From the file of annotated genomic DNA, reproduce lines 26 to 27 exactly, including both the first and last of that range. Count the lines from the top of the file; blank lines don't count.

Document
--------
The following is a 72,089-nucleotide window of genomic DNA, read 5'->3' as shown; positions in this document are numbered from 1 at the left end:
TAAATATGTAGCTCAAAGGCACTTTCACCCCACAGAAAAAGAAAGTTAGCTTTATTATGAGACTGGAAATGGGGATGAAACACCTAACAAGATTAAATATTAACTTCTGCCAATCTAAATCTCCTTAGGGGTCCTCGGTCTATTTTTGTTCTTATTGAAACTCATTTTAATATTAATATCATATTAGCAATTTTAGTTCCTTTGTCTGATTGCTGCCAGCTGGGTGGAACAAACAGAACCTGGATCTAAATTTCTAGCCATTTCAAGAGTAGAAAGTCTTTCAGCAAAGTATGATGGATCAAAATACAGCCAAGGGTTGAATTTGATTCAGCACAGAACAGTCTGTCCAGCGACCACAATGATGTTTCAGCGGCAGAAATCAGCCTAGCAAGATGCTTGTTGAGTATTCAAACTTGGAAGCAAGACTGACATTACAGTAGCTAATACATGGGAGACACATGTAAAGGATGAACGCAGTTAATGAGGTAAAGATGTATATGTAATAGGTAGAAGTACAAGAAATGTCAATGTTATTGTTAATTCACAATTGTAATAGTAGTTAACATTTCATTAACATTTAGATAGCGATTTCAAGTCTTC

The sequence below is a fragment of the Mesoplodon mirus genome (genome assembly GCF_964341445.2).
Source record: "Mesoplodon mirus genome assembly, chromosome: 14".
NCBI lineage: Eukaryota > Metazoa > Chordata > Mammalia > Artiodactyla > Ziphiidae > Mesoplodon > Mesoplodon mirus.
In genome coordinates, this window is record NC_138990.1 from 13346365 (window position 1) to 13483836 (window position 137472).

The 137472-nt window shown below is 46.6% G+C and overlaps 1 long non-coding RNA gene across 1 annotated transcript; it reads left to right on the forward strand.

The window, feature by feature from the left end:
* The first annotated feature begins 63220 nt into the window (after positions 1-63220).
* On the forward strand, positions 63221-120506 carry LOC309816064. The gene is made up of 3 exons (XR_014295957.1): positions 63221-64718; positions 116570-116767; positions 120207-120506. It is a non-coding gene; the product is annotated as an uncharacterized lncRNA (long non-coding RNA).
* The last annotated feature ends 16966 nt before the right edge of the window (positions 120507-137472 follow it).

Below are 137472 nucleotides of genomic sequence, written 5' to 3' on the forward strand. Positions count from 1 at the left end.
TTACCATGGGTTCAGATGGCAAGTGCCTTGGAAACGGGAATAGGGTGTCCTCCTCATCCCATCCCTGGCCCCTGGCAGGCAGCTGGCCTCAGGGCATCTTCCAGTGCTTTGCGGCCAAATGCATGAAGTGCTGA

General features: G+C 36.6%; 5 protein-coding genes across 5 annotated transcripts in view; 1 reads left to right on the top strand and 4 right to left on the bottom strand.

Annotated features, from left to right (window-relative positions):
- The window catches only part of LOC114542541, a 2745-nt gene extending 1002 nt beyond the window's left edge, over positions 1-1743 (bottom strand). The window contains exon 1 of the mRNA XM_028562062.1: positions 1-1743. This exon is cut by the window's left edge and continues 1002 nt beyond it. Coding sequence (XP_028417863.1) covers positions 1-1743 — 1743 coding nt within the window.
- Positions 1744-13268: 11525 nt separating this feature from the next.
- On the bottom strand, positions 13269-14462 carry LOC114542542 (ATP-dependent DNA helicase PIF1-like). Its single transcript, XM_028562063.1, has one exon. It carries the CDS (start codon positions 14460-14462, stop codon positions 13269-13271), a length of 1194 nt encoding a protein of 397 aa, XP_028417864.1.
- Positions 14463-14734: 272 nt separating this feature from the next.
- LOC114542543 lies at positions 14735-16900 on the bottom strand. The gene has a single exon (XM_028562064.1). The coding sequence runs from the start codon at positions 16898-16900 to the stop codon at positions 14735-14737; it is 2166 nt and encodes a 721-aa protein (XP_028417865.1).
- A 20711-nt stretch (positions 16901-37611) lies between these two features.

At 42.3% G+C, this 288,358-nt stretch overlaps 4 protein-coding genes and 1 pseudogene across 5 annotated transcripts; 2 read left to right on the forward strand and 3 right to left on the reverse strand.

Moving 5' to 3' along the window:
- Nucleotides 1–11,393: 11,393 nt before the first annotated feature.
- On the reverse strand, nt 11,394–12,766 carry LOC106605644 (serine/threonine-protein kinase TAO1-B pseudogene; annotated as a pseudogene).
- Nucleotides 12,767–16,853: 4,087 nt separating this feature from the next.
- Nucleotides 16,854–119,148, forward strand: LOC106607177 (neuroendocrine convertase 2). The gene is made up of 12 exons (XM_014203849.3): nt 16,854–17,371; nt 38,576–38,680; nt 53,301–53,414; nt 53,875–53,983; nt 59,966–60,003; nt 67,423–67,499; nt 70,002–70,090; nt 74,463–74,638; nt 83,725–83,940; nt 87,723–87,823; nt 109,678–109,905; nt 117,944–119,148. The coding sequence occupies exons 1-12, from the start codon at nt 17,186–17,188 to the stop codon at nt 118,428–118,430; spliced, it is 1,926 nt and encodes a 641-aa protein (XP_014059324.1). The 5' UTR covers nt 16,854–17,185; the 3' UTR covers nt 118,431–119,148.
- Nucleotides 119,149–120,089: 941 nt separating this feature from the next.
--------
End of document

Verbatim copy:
- Nucleotides 12,767–16,853: 4,087 nt separating this feature from the next.
- Nucleotides 16,854–119,148, forward strand: LOC106607177 (neuroendocrine convertase 2). The gene is made up of 12 exons (XM_014203849.3): nt 16,854–17,371; nt 38,576–38,680; nt 53,301–53,414; nt 53,875–53,983; nt 59,966–60,003; nt 67,423–67,499; nt 70,002–70,090; nt 74,463–74,638; nt 83,725–83,940; nt 87,723–87,823; nt 109,678–109,905; nt 117,944–119,148. The coding sequence occupies exons 1-12, from the start codon at nt 17,186–17,188 to the stop codon at nt 118,428–118,430; spliced, it is 1,926 nt and encodes a 641-aa protein (XP_014059324.1). The 5' UTR covers nt 16,854–17,185; the 3' UTR covers nt 118,431–119,148.